There were some disturbing elements in Thursday's article about a bill that would prevent Schenectady's public safety commissioner from disciplining his officers himself instead of going through a lengthy arbitration process.
And none of them had anything to do with the legislation itself.
Schenectady officials are rightly annoyed over the Legislature's passage of the bill this year requiring certain municipalities to use arbitrators when they want to discipline a police officer. They say the arbitration process is tedious, expensive and unreliably subjective, and they'd prefer to let Police Commissioner Wayne Bennett conduct disciplinary hearings and make the decisions himself.
The Legislature actually passes the arbitrator bill every year, to the consternation of the city. But apparently, it's wrapped in a bundle of sticks and stuffed down the governor's chimney in the middle of the night without many people being aware of it. When the governor sees it, he vetoes it and sends it back to the Legislature. But the Legislature never bothers to override the veto, even though it has the votes. So it doesn't become law, and instead it all becomes a moot exercise in paper-shuffling.
You’d think city officials would be glad the legislative process regarding this bill is screwed up in their favor. But they're not.
Even though courts have generally found that cities may not have to go through arbitration, Schenectady is compelled to bring in arbitrators anyway because if it doesn't, a negative decision in a disciplinary case will likely be challenged in court.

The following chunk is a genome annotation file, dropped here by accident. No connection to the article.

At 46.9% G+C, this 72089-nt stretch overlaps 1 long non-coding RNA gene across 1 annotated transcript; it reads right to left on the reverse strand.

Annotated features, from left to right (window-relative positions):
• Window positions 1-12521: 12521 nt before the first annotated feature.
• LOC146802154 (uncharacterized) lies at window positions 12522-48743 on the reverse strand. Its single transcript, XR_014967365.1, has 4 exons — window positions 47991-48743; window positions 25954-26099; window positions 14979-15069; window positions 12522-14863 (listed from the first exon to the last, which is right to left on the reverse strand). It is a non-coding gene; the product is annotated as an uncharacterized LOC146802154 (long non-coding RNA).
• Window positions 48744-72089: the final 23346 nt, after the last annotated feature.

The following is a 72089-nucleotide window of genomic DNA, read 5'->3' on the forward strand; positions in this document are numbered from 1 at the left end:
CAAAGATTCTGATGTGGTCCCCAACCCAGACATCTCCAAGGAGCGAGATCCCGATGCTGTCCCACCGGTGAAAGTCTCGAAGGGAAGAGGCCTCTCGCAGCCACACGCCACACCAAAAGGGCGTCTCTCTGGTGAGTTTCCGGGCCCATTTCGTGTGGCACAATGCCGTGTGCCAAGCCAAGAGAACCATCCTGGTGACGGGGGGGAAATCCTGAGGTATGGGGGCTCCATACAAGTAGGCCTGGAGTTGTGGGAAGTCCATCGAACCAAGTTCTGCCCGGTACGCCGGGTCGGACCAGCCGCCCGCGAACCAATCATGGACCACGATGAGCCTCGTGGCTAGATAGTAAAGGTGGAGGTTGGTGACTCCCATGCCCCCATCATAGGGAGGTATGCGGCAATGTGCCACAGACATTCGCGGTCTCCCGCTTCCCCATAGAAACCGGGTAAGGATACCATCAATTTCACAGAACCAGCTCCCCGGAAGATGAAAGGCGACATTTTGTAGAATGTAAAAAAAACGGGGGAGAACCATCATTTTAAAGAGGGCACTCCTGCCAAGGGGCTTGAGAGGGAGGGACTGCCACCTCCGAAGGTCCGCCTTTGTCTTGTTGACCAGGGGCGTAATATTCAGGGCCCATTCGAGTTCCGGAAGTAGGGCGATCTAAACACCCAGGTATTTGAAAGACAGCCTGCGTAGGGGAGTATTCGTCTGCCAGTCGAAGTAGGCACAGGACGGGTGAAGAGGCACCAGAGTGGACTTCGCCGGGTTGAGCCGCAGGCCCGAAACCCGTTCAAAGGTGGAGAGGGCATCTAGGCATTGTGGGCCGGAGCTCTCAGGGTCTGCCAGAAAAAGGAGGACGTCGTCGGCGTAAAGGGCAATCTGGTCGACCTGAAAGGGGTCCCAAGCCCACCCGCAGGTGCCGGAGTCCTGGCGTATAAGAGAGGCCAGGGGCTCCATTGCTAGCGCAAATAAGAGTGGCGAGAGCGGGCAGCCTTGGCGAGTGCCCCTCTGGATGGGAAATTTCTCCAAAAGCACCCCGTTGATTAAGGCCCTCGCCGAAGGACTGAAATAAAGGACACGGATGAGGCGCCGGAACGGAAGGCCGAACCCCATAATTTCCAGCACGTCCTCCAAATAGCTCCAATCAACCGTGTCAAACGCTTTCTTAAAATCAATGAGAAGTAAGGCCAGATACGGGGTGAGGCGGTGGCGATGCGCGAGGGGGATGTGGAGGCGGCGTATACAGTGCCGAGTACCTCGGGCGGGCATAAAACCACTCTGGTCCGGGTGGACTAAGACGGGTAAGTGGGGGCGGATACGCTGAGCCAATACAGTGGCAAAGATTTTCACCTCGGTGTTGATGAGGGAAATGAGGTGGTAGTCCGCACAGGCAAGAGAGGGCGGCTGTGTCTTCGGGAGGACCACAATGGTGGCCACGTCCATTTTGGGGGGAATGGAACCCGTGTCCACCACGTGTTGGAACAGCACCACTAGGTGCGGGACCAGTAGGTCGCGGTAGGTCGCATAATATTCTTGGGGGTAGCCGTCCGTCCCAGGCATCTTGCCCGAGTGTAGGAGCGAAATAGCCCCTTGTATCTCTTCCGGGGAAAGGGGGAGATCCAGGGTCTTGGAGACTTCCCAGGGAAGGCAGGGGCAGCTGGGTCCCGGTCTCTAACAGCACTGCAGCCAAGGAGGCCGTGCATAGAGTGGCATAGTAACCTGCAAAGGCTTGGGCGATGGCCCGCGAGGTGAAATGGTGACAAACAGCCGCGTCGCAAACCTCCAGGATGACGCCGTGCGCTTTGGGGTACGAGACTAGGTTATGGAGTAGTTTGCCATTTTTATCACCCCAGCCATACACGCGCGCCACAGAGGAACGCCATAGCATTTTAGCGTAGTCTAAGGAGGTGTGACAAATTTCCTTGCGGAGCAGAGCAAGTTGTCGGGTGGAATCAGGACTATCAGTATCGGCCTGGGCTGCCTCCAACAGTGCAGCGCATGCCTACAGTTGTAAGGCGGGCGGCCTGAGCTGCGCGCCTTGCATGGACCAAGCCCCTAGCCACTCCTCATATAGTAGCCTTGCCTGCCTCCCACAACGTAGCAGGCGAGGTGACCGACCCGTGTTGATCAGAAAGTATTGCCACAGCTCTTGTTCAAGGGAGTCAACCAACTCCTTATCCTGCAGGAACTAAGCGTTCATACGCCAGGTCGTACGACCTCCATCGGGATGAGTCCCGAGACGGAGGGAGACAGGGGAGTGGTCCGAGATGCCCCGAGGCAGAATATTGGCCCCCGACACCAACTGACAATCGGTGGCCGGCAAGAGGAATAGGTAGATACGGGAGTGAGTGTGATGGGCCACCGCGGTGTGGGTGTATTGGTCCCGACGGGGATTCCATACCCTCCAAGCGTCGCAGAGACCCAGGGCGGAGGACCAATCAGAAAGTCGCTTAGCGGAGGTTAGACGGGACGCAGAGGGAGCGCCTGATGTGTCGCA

From a taxpayer perspective, this is a losing proposition. Not only do taxpayers pay a portion of the lengthy arbitration process, they also pay the officer in question for not working while he awaits a decision (which could take a year or more with appeals), and they pay other officers to cover the disciplined officer's shifts while he’s on leave.
In addition to the cost and time, city officials aren't always happy with the decisions, which can be inconsistent among different arbitrators.
To remedy that, the city uses one particularly trustworthy arbitrator to arbitrate the cases. It's not ideal, but it's better than the alternative.
But rather than address a system that's clearly inefficient and expensive for local communities, the Legislature pretends to deal with the issue each year by passing legislation they know won't become law.
That leaves the whole process in limbo. And that's not good for anyone — taxpayers, city officials or the officers themselves.
We’re also concerned about the role our state representatives are playing in this mess. City leaders have been barking about this issue for at least the past six years and two mayoral administrations. But Sen. Hugh Farley's office claims he didn't know the city had a problem with the bill, so he just voted for it. We'd almost rather hear him say he didn't read the bill and just rubber-stamped whatever passed across his desk. That at least would have been more plausible. Assemblyman Angelo Santabarbara seemed to know the city’s position, but voted for it anyway because he supported the labor agreement.
A better system that ensures a fair hearing for officers without overburdening taxpayers is in order.
Having the police commissioner be sole judge and jury over these cases may not be the fairest option for officers.
But maybe state lawmakers could require that a single arbitrator be used in all but the most complex cases, and set a time limit on how long proceedings can take — kind of a speedy-trial rule.
Maybe they could require that disciplined officers can only collect their pay during their suspensions if they win their case. That might discourage poor behavior, as well as encourage arbitrators and unions to move cases along, saving taxpayers money.
Whatever they come up with, it’s got to be better than continuing to pass phony legislation that only handcuffs and frustrates local governments. It's time lawmakers do some real work on a reasonable, fair disciplinary process.